Originally published 11/06/2019
In this blog post I explore Imposter Syndrome, what it means and how I, like many others, have suffered from this lack of self-belief
Imposter syndrome, is, as Psychology Today terms it, a ‘psychological term referring to a pattern of behaviour where people doubt their accomplishments and have a persistent, often internalised fear of being exposed as a fraud’. Stark words indeed. For many women (and it is mainly women) this lack of conviction in their own thoughts and decisions can be crippling and all-encompassing.
Many feel that they will be found out, or work so hard as to approach burn out, so scared that they are under-achieving compared to their colleagues, due to this confidence-sapping syndrome, as described here.
I have certainly at times felt like a fake, giving speeches and advising companies on LGBTQI+ matters where logically I know I am a subject matter expert, but emotionally feeling like a fraud. But this affects many women, even the successful ones, like Alesha Dixon. Alesha has learned to overcome the worse of this condition, stating ‘Even though I was petrified of most things, I would still throw myself into it. And I think that’s where the confidence came from. It’s about learning to silence that niggling little voice in your own head. My confidence didn’t come overnight. It was something that I had to grow into.’
There are ways to combat this, by using some of the confidence boosting techniques I speak about in my videos andblog posts. Better resilience, self-worth and practising tips such as networking all help with feeling less like a fish out of water and more in control as an individual. There’s also a great TED talk on the subject.
Imposter syndrome can be borne out of difficult circumstances, depression or simply a change of environment. My worse bout of imposter syndrome came when I was returning to work after a period of maternity leave some years ago. I had not had the catch up meetings that I should have had, and I felt underprepared and disorganised compared to my usual state. Added to that I was still in the throes of post-natal depression and my team (and the company) had had many changes during my period of leave. This made me feel awkward, emotional (especially with my postnatal hormones) and not part of the team that I had worked in for many years.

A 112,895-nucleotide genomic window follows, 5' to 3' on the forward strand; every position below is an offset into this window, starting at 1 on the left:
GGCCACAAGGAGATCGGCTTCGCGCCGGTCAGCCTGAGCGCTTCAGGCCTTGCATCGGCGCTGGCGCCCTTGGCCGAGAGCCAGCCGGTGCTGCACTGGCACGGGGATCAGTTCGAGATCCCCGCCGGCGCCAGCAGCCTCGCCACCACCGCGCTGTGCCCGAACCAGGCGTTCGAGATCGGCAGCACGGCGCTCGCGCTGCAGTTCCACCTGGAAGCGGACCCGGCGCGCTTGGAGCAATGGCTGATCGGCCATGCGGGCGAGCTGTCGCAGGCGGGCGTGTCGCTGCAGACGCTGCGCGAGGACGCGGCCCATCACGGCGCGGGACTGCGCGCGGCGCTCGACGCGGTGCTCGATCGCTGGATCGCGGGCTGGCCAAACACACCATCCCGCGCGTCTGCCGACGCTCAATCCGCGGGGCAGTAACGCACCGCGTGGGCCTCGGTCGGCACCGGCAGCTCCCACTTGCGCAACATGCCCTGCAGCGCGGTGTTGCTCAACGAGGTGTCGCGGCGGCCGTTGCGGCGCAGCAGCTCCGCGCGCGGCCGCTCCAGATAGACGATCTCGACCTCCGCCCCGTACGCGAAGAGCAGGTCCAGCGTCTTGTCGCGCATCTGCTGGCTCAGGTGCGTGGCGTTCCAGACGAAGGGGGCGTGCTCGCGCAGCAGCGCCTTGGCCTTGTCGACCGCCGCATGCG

I remember speaking to a work colleague who ended up mentoring me, who told me ‘You can do this job with your eyes closed’ – when I heard that, I literally burst into tears. My self-esteem was so low and I doubted myself so much that to hear that someone believed in me was really quite touching. The thought of being good at the job I was employed to do, had many years’ experience in and had never struggled with before, seemed an unsurmountable task.
Gradually, my confidence regained thanks to a number of things – repeating the tasks that I was more than able to do, re-establishing and building my work connections, and simply getting through each day were a great help. But the one thing which really jolted my confidence back to life was embarking on a new project which built my confidence so much, working with new people who told me what a good job I was doing and how I was able to achieve more than I thought.
These days I give myself a fair bit of self-love, repeating mantras and reminding myself of what I have and what I will achieve. I also make sure I tell others when they are doing a great job – this does boost your resilience as I explored in this video. On top of this I have made it a habit to say and enthusiastic Yes! to new opportunities and projects, and throw myself in, learning new skills and building on current ones as I go. Building my network has exposed me to new ideas and cultures, new ways to work and new ways to progress.
But as much as other people have help me tear myself away from Imposter Syndrome, the person that is in control of it is me. As Alesha says, “If you get to the root of Impostor Syndrome it is about self-love and believing in who you are and saying, ‘I belong here, I deserve to be here.’ And this is so true. We do all belong here, we all need to believe in ourselves, and others, and together we can accomplish great things. So push away that nagging self-doubt and start succeeding today.